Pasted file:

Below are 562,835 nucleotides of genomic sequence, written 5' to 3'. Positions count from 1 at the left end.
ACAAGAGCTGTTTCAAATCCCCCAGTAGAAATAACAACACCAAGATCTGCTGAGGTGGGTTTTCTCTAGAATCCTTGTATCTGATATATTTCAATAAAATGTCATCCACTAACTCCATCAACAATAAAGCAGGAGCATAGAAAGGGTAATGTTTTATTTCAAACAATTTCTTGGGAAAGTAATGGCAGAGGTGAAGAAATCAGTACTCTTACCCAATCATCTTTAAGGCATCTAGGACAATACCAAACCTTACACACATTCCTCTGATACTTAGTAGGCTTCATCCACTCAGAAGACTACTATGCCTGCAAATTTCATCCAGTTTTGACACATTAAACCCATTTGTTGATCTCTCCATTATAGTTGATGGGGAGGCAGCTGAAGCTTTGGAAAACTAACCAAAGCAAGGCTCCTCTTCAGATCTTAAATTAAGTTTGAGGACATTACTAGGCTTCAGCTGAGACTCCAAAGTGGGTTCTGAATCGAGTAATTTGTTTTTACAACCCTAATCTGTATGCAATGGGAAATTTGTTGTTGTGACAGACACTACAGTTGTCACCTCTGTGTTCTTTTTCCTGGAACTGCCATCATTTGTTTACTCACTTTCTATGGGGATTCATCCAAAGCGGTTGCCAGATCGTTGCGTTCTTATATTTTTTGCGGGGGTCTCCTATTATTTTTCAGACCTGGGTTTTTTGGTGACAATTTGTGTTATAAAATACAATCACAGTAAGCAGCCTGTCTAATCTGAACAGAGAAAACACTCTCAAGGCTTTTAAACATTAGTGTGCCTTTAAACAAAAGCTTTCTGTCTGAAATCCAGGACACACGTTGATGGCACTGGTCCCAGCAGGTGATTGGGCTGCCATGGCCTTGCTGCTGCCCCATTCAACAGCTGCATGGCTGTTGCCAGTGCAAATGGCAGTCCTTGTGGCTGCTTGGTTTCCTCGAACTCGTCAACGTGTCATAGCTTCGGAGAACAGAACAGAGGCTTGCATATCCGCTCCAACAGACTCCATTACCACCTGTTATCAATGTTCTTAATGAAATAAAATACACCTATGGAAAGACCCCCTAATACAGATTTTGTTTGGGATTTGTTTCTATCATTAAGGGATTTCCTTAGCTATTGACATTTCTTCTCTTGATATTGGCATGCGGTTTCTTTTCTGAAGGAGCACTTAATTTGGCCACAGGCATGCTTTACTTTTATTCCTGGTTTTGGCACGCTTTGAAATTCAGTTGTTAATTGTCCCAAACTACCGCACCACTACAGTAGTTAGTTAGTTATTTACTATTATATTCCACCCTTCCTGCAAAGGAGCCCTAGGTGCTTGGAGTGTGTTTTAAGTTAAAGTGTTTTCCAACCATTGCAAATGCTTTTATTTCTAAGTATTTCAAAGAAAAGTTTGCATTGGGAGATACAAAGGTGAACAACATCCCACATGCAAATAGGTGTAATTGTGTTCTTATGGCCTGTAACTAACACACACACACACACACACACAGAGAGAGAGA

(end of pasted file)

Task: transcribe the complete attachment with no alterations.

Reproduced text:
Below are 562,835 nucleotides of genomic sequence, written 5' to 3'. Positions count from 1 at the left end.
ACAAGAGCTGTTTCAAATCCCCCAGTAGAAATAACAACACCAAGATCTGCTGAGGTGGGTTTTCTCTAGAATCCTTGTATCTGATATATTTCAATAAAATGTCATCCACTAACTCCATCAACAATAAAGCAGGAGCATAGAAAGGGTAATGTTTTATTTCAAACAATTTCTTGGGAAAGTAATGGCAGAGGTGAAGAAATCAGTACTCTTACCCAATCATCTTTAAGGCATCTAGGACAATACCAAACCTTACACACATTCCTCTGATACTTAGTAGGCTTCATCCACTCAGAAGACTACTATGCCTGCAAATTTCATCCAGTTTTGACACATTAAACCCATTTGTTGATCTCTCCATTATAGTTGATGGGGAGGCAGCTGAAGCTTTGGAAAACTAACCAAAGCAAGGCTCCTCTTCAGATCTTAAATTAAGTTTGAGGACATTACTAGGCTTCAGCTGAGACTCCAAAGTGGGTTCTGAATCGAGTAATTTGTTTTTACAACCCTAATCTGTATGCAATGGGAAATTTGTTGTTGTGACAGACACTACAGTTGTCACCTCTGTGTTCTTTTTCCTGGAACTGCCATCATTTGTTTACTCACTTTCTATGGGGATTCATCCAAAGCGGTTGCCAGATCGTTGCGTTCTTATATTTTTTGCGGGGGTCTCCTATTATTTTTCAGACCTGGGTTTTTTGGTGACAATTTGTGTTATAAAATACAATCACAGTAAGCAGCCTGTCTAATCTGAACAGAGAAAACACTCTCAAGGCTTTTAAACATTAGTGTGCCTTTAAACAAAAGCTTTCTGTCTGAAATCCAGGACACACGTTGATGGCACTGGTCCCAGCAGGTGATTGGGCTGCCATGGCCTTGCTGCTGCCCCATTCAACAGCTGCATGGCTGTTGCCAGTGCAAATGGCAGTCCTTGTGGCTGCTTGGTTTCCTCGAACTCGTCAACGTGTCATAGCTTCGGAGAACAGAACAGAGGCTTGCATATCCGCTCCAACAGACTCCATTACCACCTGTTATCAATGTTCTTAATGAAATAAAATACACCTATGGAAAGACCCCCTAATACAGATTTTGTTTGGGATTTGTTTCTATCATTAAGGGATTTCCTTAGCTATTGACATTTCTTCTCTTGATATTGGCATGCGGTTTCTTTTCTGAAGGAGCACTTAATTTGGCCACAGGCATGCTTTACTTTTATTCCTGGTTTTGGCACGCTTTGAAATTCAGTTGTTAATTGTCCCAAACTACCGCACCACTACAGTAGTTAGTTAGTTATTTACTATTATATTCCACCCTTCCTGCAAAGGAGCCCTAGGTGCTTGGAGTGTGTTTTAAGTTAAAGTGTTTTCCAACCATTGCAAATGCTTTTATTTCTAAGTATTTCAAAGAAAAGTTTGCATTGGGAGATACAAAGGTGAACAACATCCCACATGCAAATAGGTGTAATTGTGTTCTTATGGCCTGTAACTAACACACACACACACACACACACAGAGAGAGAGA